Remembering Richard Sapper, 1932–2015

January 19, 2016 - table lamp

A technical genius, a inexhaustible collaborator, and an brave man—Sapper was all these things, contend his former friends, associates, and admirers.


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Richard Sapper, 46, during work in his bureau in 1978

Courtesy Richard Sapper Design

Close associates, manufacturers, and contemporary designers simulate on the good Modernist industrial designer, who upheld divided on New Year’s Eve in Milan.


An Adventurous Life

In new years, as Richard and we collaborated on a decisive investigate of his work, an insinuate loyalty developed, and we came to know his approach, his techniques, and his motives.

From a coop to a bus, Richard was gentle operative in all scales, and he was means to pattern successful products for vast companies and little family owned businesses alike. His business astuteness and bargain of a duty of beauty gave him lean over attention in a proceed that few designers of his era had, and as a outcome he was means to claim his biased meditative over pattern during a mass scale. He would impute to a all-important “kiss from a muse” that was required to start any project, and his superb proceed adored an component of surprise. His H2O kettle for Alessi hold a esteem for a user who would purify it, as a discriminating aspect reflects a universe around it, and his ThinkPad laptop conceals a keyboard and digital calm inside a elementary black box. While his designs were mostly radical and technological, he was endangered with participating in an ancient bequest of form and drew many of his impulse from premodern designs. He was an zealous skier, windsurfer, sailor, convene racer, even breeze glider, and his adore of suit (and forms in motion) translated into many kinetic designs such as a Tizio flare and a Sapper guard arms.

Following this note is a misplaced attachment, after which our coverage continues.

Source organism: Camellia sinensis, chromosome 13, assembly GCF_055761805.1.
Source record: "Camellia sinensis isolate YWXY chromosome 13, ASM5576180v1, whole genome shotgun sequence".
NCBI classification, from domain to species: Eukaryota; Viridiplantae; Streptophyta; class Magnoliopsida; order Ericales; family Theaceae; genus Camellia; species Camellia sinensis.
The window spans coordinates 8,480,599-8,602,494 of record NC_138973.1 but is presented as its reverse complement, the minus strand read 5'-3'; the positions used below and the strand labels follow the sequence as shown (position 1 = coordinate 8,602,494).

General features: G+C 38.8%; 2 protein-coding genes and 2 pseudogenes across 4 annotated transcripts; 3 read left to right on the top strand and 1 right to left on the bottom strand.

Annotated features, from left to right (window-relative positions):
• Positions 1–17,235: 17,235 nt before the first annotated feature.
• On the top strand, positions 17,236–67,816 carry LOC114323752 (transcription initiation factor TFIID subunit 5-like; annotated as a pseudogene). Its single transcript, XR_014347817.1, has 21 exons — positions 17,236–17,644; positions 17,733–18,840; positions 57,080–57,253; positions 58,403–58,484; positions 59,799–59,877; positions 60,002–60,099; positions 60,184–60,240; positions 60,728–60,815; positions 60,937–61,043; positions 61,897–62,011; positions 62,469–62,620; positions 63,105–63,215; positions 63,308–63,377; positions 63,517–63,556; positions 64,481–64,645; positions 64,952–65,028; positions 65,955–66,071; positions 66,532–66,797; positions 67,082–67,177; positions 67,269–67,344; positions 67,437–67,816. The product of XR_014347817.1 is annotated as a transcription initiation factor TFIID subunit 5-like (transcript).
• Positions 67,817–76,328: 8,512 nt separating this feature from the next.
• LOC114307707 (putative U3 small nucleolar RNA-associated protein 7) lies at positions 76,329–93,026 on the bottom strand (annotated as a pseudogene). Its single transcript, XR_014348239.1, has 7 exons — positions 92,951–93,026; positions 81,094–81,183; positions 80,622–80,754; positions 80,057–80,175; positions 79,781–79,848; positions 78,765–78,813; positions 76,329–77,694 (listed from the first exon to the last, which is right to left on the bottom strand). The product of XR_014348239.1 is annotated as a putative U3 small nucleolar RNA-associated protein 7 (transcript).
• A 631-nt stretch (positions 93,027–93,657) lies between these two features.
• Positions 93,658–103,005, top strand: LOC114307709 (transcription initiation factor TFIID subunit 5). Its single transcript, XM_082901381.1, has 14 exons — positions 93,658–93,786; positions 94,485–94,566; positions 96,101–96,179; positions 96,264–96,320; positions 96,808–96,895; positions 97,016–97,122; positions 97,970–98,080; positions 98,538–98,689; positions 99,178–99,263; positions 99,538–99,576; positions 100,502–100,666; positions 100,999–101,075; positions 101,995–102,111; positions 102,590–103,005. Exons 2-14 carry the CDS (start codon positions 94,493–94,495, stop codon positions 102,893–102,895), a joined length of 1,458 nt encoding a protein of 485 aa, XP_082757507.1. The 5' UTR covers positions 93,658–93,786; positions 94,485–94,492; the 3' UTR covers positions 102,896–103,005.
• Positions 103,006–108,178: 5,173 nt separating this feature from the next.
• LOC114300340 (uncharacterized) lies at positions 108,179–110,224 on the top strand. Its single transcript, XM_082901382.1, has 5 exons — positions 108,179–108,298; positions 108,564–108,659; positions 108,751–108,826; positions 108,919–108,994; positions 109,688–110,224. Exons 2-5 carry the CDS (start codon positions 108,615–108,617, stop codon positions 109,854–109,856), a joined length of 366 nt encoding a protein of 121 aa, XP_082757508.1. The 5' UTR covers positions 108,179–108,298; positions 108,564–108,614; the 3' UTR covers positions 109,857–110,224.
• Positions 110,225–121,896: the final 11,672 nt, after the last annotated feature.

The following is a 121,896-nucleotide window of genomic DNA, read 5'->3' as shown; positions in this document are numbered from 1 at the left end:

The Tizio list flare designed for Artemide in 1972

Courtesy Richard Sapper Design